With a darker tone and impressive visual effects, Rogue One feels like a new kind of Star Wars movie.

One of the knocks against Star Wars: The Force Awakens was that it followed the tone and narrative of the original three Star Wars films too closely. Fans enjoyed a new Star Wars movie that stirred familiar feelings and reminded them of what they loved so much about these characters and the world (galaxy?) they inhabit. Critics and detractors felt that director J.J. Abrams depended too much on nostalgia and really didn’t make something new.

Whatever you think about Rogue One: A Star Wars Story, it’s doubtful that you’ll say that director Gareth Edwards didn’t make a different Star Wars movie. By going back into Star Wars’ mythology to tell a new story, Edwards along with writers Chris Weitz and Tony Gilroy, have created a something that feels fresh and unlike any Star Wars film that we’ve seen before. And even though we have some idea of how this story could end, since Rogue One leads right into the beginning of Episode IV: A New Hope, the stakes still feel thrilling and harrowing. That’s due in large part to Edwards getting us to care about these characters that we’ve never seen before.

Rogue One‘s production was plagued with rumors of reshoots and dissatisfaction from Disney and Lucasfilm over the tone of the film, and perhaps some of the character arcs that play out through the movie. In watching the film, I wonder if it’s in the beginning of the story where most of the tinkering took place. When the story of Rogue One was first explained in trailers, it appeared that Jyn Erso (Felicity Jones) was a vagabond and criminal recruited by the Rebellion to use her thievery skills in helping them to obtain plans for the Empire’s new weapon of mass destruction. As it turns out, however, Erso was chosen for a reason in that she had a personal connection to this initiative by the Empire.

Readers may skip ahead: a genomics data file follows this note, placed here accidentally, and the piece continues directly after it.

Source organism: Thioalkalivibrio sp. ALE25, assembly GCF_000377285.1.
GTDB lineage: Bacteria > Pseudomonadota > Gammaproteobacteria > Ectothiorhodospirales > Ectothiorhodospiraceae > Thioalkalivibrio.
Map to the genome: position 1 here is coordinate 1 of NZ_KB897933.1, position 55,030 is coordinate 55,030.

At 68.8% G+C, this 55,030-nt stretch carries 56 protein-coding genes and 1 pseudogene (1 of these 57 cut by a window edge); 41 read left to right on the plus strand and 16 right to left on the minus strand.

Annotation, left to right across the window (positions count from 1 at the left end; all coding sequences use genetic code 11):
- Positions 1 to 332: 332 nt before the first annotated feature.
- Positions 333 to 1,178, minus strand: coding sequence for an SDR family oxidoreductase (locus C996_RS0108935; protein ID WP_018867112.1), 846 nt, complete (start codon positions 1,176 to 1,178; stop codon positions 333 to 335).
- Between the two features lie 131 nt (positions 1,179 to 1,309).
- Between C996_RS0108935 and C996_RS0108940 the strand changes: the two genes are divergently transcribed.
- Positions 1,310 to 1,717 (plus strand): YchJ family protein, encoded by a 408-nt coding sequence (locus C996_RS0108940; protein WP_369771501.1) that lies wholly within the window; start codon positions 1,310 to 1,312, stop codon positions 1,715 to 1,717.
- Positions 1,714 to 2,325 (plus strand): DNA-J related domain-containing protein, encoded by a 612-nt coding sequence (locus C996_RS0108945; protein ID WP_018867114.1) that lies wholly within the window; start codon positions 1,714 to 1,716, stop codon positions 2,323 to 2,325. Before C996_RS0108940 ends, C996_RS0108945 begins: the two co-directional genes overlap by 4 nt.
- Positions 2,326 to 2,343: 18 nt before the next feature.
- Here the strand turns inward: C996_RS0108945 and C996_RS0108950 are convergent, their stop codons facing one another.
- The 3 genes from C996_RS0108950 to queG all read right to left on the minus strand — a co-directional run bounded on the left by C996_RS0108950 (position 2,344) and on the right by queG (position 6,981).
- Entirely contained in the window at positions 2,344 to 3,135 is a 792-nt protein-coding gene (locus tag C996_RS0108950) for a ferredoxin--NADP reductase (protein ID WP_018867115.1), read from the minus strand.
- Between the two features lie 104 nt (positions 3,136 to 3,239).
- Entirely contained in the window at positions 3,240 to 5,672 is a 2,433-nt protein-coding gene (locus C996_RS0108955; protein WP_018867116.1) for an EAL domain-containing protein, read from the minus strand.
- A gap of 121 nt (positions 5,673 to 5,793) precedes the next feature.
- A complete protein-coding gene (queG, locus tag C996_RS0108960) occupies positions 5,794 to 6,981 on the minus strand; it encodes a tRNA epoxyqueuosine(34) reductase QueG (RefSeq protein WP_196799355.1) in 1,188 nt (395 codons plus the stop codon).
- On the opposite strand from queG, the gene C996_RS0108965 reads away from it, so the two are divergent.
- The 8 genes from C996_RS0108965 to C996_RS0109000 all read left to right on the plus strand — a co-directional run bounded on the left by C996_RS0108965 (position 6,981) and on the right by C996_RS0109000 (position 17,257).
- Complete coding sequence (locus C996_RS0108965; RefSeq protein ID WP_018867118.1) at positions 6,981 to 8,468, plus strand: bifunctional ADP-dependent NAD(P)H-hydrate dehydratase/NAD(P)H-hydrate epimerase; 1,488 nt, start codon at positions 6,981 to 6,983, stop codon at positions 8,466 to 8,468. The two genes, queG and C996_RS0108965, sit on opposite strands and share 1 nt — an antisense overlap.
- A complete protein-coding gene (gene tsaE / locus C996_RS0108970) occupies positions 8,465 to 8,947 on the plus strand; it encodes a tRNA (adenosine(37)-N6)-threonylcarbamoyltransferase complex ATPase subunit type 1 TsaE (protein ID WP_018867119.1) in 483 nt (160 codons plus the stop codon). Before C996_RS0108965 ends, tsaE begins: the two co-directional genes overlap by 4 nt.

In subsequent trailers, the movie seemed to play up that personal connection more as we learned that Jyn’s father, Galen Erso (Mads Mikkelsen), worked for the Empire and was a leading engineer on the project that eventually became the Death Star. At some point, Galen fled from the Empire with his family, but was forced back by Lt. Orson Krennic (Ben Mendelsohn) because development on the Death Star had stalled and he was needed to see the project through to its completion. Many years later, Jyn is recruited by the Rebellion because of her family connection and the hope that she has some idea of how to contact or find her father.

Perhaps a daughter attempting to reconnect with her father was always the driving narrative of Rogue One. We may never know what changes Lucasfilm wanted to the story and what Gilroy added or subtracted when he was brought on to the production to help Edwards (or even supplant him, based on whatever rumors you choose to believe). But the first act of the movie feels inconsistent, as if the filmmakers were struggling with whether or not this was a heist story or something more character-driven. The human characters were the weakest part of Edwards’ 2014 Godzilla remake, so it’s not unreasonable to assume that he focused more on special effects, robots and creatures, and hitting familiar points of Star Wars mythology than any sort of character development.